I just don’t get it.
We get the east and west coast network feeds, and yesterday evening every news broadcast had long, drawn out, stories about it being the 30th anniversary of the death of John Lennon, the former Beatle, who was murdered in New York City in 1980.
They also had a lot of coverage of the death yesterday of Elizabeth Edwards, a lady with a lot of class and grace who had the misfortune to be married to a sleaze ball like politician John Edwards.
Yet, I only heard one 30 second mention of the deaths of the 2,335 American servicemen and 68 civilians who were killed in the Japanese attack on Pearl Harbor 69 years ago yesterday. Why is that? What does that say about our values and priorities as a nation?
Is it because Pearl Harbor is “ancient history” to so many people these days? Is it because those seamen, soldiers, and civilians didn’t have “glamour” roles in life, like rock musicians and politician’s wives?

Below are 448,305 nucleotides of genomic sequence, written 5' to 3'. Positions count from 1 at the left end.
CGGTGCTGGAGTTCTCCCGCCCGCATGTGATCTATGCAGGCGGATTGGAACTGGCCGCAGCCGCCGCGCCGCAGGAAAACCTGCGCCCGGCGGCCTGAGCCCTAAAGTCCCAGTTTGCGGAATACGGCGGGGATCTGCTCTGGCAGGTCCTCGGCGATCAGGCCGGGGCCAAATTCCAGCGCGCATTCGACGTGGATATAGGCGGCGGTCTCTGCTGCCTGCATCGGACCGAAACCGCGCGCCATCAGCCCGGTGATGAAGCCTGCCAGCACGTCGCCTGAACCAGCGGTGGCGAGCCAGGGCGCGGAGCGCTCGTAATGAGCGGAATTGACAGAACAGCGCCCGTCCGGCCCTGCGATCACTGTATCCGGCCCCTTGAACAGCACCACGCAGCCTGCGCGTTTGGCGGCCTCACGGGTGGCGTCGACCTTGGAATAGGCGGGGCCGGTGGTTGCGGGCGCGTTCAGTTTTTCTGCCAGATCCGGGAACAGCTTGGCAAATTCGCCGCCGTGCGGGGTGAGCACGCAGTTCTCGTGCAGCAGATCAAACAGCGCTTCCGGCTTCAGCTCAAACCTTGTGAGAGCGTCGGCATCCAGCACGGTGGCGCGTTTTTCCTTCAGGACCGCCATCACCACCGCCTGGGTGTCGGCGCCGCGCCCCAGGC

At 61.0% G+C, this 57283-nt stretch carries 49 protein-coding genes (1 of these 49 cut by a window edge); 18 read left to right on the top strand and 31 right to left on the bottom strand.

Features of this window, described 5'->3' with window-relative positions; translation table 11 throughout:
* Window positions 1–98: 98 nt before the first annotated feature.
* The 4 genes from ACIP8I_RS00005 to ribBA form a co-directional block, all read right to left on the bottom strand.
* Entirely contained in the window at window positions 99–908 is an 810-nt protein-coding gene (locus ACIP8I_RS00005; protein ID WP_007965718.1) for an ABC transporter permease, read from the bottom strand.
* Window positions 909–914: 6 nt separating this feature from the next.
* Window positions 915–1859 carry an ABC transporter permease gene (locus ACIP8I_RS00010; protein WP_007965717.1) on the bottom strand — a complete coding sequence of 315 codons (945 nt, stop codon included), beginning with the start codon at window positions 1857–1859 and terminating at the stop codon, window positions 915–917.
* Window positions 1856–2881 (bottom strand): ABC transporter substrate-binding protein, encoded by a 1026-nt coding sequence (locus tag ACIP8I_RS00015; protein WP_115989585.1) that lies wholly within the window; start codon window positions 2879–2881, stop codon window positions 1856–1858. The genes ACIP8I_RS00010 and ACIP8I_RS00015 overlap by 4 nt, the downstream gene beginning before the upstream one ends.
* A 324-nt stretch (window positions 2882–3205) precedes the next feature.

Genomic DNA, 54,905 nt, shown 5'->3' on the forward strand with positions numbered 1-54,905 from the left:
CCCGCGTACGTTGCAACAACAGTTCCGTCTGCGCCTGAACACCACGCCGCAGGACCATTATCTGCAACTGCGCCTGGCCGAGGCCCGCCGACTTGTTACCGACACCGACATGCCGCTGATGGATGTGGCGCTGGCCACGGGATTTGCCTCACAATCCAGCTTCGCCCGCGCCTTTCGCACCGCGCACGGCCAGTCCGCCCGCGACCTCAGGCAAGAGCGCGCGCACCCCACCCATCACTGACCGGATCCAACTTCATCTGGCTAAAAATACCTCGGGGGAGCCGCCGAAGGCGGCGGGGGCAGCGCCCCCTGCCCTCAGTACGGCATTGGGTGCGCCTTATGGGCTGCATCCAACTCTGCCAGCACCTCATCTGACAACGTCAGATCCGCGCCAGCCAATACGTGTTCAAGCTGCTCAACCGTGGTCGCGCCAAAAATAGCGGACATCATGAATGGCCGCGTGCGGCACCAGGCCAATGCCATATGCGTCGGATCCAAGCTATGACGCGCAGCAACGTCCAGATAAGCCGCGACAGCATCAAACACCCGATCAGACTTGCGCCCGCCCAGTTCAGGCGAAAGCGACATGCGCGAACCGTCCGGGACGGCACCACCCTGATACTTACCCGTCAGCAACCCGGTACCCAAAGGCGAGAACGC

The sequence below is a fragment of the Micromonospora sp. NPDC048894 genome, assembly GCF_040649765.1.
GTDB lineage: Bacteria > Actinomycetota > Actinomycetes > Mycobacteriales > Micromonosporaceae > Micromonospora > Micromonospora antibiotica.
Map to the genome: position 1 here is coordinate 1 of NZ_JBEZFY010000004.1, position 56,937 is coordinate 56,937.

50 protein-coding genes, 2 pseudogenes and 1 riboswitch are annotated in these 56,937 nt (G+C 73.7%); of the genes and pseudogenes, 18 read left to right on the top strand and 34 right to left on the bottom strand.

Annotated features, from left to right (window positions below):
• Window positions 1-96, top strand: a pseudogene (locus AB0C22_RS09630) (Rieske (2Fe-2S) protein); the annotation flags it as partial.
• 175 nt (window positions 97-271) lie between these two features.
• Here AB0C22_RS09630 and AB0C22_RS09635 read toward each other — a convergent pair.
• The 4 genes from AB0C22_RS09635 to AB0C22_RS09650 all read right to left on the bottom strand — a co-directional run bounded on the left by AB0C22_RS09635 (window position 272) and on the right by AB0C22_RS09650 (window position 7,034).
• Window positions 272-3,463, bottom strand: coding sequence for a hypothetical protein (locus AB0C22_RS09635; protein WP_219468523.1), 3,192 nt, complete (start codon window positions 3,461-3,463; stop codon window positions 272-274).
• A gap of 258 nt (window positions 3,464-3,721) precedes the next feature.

Please don’t get me wrong, I think John Lennon was a great musician. Probably one of the greatest of my generation. And Elizabeth was much, much more than a “politician’s wife.” She was a successful attorney in her own right, an advocate for those facing serious health issues, and I daresay that without her at his side, John Edwards wouldn’t have had nearly the opportunities that he had, and blew, in his career.
But what about those sailors, soldiers, and civilians who died at Pearl Harbor? Each and every one of them was somebody’s son, or father, or brother. Each and every one of them was a human being whose lives were snuffed out on a wild morning of insanity and bloodlust. Over 2,400 lives, gone forever. Don’t they deserve more than a brief mention too? I’m sorry, just don’t get it.
Tags: 30th anniversary of the death of John Lennon, celebrities, celebrity stalkers, death of Elizabeth Edwards, Japanese attack on Pearl Harbor, murder, NBC News, New York City, Pearl Harbor, politician John Edwards, politics, rock musicians, seamen, serious health issues, soldiers, successful attorney, the Beatles